By PDC’s Senior Weather
Specialist Glenn James
Current Tropical Cyclones:
Tropical Cyclone 05S (Darian)…is located approximately 1304 NM west-northwest of Learmonth, Australia
Northwest and Southwest Pacific Ocean, North and South Indian Oceans, and Arabian Sea:
South Indian Ocean
Tropical Cyclone 05S (Darian)
According to JTWC Warning number 5, sustained winds were 75 knots, with gusts to 90 knots.
Animated infrared imagery shows tops warming slightly and some erosion of the moisture fields over the southeast quadrant. Overall however, the system remains well organized and vigorous. A microwave series verifies a robust storm with a symmetrical microwave eye with deep convection extending from the southern portion of the eyewall up into the northwestern quadrant. The due southward movement also confirms that the system is leaving the influence of the near equatorial ridge and beginning the arc into a lazy turn to the west as it comes under the influence of the subtropical ridge.
TC Darian is tracking through a favorable environment characterized by well developed poleward outflow and low vertical wind shear. Sea surface temperature and ocean heat content are decent but nothing special, hence the expectation that Darian will not intensify much further. The environment along the expected track is expected to remain steady through the next 4-days.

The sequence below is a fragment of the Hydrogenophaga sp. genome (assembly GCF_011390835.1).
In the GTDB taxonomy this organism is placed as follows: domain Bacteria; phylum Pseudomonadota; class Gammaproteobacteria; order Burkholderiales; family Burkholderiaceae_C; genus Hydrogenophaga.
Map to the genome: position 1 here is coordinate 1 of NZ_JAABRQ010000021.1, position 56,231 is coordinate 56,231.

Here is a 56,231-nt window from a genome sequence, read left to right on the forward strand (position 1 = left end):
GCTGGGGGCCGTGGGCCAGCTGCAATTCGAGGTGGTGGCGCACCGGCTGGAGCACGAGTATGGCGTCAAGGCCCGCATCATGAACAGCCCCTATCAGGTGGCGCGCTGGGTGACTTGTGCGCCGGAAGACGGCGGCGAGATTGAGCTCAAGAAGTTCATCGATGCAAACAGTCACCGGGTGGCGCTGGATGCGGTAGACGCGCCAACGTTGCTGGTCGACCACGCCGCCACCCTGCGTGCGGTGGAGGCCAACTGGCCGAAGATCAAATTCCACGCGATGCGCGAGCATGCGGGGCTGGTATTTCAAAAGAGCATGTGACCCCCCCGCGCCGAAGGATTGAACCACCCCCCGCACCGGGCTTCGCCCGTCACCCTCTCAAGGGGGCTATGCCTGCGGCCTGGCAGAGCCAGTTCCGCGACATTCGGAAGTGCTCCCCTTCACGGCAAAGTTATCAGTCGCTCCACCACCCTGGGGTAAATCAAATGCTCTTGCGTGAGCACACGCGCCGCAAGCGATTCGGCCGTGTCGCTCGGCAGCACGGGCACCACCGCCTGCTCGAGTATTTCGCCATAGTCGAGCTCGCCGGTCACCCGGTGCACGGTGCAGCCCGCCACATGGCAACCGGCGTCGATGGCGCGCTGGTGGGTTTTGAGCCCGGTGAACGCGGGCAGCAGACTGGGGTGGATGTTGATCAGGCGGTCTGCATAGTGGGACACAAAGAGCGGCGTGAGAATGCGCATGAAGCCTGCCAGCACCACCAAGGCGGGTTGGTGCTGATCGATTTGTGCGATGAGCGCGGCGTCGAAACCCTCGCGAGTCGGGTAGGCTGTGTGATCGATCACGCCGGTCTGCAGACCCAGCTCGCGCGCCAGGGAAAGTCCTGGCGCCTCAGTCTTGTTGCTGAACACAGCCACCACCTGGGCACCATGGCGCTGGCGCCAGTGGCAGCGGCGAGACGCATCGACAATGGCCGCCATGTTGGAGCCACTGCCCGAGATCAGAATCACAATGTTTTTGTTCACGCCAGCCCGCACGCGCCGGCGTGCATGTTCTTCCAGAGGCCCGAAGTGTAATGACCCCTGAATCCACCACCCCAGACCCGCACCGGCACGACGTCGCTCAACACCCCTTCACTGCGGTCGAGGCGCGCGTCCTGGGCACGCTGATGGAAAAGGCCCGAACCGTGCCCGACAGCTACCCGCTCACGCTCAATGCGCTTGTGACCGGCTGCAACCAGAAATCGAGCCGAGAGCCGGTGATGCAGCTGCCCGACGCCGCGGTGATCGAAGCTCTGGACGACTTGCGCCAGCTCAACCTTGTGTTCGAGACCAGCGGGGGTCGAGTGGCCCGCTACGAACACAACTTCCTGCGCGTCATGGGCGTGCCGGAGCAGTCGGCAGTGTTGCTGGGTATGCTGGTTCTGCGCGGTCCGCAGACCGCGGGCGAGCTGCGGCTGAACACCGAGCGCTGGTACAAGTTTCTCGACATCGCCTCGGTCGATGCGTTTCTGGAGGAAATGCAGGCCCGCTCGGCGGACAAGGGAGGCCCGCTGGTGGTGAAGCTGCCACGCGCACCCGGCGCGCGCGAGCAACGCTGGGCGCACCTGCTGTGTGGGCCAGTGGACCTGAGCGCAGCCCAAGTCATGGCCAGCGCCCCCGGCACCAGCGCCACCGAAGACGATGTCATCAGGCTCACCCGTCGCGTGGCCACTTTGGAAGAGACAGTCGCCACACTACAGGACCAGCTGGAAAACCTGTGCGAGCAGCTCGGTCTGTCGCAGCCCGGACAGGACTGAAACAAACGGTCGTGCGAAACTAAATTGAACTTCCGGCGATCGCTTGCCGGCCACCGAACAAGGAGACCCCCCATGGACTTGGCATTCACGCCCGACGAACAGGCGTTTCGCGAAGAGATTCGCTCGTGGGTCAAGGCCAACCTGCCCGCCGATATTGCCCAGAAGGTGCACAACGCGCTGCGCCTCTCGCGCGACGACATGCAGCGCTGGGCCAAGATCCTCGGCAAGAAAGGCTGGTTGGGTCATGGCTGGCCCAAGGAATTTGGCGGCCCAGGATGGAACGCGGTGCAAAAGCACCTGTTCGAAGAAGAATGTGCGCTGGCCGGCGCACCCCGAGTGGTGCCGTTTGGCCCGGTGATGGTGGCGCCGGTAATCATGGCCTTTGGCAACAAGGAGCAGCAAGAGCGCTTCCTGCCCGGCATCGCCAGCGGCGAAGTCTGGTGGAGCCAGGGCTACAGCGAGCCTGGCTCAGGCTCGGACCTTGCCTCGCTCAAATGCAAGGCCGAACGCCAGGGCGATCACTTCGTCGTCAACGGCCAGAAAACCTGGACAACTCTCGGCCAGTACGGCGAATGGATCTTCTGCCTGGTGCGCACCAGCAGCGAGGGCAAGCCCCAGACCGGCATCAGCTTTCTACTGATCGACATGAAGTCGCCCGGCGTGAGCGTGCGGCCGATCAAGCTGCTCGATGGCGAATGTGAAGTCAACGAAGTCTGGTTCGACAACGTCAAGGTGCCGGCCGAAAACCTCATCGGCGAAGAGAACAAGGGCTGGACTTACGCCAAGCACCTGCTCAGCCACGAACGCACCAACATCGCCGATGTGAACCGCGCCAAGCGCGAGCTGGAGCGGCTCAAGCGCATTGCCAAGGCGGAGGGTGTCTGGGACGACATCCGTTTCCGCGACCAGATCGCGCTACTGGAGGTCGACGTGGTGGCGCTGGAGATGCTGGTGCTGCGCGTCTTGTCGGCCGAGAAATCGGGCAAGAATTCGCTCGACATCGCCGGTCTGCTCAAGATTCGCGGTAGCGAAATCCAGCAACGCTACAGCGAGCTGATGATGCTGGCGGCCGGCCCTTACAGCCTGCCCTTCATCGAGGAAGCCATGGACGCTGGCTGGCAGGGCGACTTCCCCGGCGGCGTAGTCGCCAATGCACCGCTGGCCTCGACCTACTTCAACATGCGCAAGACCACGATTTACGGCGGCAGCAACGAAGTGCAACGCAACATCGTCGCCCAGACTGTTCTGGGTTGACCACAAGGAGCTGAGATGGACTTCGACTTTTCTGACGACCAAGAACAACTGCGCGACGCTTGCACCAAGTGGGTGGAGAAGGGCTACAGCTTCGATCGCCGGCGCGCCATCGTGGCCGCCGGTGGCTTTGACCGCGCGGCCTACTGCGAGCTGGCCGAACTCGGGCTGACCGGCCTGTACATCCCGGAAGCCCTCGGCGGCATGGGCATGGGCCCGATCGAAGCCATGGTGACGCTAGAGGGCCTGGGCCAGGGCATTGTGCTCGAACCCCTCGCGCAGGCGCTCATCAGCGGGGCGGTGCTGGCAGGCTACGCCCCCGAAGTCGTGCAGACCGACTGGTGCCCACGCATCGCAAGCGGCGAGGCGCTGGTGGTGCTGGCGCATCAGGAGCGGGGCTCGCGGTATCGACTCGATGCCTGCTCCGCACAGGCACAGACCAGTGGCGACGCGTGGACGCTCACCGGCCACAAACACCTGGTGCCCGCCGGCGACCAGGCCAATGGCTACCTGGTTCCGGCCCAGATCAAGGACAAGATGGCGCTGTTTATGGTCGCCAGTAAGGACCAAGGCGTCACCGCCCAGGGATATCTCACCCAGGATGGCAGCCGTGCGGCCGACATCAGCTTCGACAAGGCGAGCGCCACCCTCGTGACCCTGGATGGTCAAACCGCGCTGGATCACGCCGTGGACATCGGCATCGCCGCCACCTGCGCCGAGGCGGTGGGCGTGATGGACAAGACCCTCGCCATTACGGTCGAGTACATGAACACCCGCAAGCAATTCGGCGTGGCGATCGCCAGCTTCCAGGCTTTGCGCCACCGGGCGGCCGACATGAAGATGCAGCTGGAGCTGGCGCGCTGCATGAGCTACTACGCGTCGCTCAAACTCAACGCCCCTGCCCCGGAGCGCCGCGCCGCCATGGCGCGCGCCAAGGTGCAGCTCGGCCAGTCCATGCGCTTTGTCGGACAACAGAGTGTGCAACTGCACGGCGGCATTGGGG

Tropical cyclone 05S will cruise along at a steady state in a remarkably consistent environment for the next 96 hours. Vertical wind shear remains below 15 knots and will not be a factor. The storm is leaving the influence of the near equatorial ridge and will drift poleward until it begins to feel a push from the subtropical ridge. It will gradually bend to a westward track along the 14th latitude by December 20th morning.
There is a brief window for mild intensification due to one degree warmer sea surface temperatures beginning near 72 hours. Dry air entrainment will provide an additional nuance to the intensity trend. Mid-level moisture progs show dry air wrapping over the top side of the system and completely cutting off the core from the surrounding environment during the next 48 hours, but they also indicate that the core will be able to maintain its integrity and never quite be eroded by the dry air.
Long range models are consistent in showing a poleward bend after 96 hours but the ambiguity in the track forecast increases sharply as the system nears the 15th latitude ( 96-120 hours).